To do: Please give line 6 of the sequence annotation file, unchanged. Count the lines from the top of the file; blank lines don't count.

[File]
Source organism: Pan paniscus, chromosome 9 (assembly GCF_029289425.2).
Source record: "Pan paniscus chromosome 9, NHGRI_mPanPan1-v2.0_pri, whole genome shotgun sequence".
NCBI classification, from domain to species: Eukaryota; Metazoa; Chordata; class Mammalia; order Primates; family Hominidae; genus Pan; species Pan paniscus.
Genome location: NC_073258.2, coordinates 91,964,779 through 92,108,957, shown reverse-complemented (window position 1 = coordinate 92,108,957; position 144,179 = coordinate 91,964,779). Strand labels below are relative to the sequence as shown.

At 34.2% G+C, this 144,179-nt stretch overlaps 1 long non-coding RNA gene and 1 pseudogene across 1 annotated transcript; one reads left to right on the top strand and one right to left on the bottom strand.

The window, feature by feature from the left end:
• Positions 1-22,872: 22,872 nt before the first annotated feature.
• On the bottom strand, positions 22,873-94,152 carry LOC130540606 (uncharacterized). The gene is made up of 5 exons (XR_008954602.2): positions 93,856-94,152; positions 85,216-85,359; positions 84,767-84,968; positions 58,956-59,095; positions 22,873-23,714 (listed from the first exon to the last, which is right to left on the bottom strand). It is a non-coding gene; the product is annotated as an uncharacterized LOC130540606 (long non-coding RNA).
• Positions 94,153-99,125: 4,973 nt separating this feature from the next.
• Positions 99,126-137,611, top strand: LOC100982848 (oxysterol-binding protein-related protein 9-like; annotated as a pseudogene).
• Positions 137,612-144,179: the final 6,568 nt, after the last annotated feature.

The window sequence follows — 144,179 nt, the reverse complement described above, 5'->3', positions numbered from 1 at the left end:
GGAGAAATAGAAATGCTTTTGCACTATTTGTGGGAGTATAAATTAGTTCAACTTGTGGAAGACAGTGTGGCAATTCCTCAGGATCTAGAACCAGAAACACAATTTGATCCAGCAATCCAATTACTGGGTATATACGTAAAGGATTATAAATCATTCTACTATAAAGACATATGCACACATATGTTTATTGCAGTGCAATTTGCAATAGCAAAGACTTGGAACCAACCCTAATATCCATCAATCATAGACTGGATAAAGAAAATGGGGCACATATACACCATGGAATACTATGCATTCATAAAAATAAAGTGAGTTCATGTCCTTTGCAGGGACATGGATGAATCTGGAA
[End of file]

The window, feature by feature from the left end: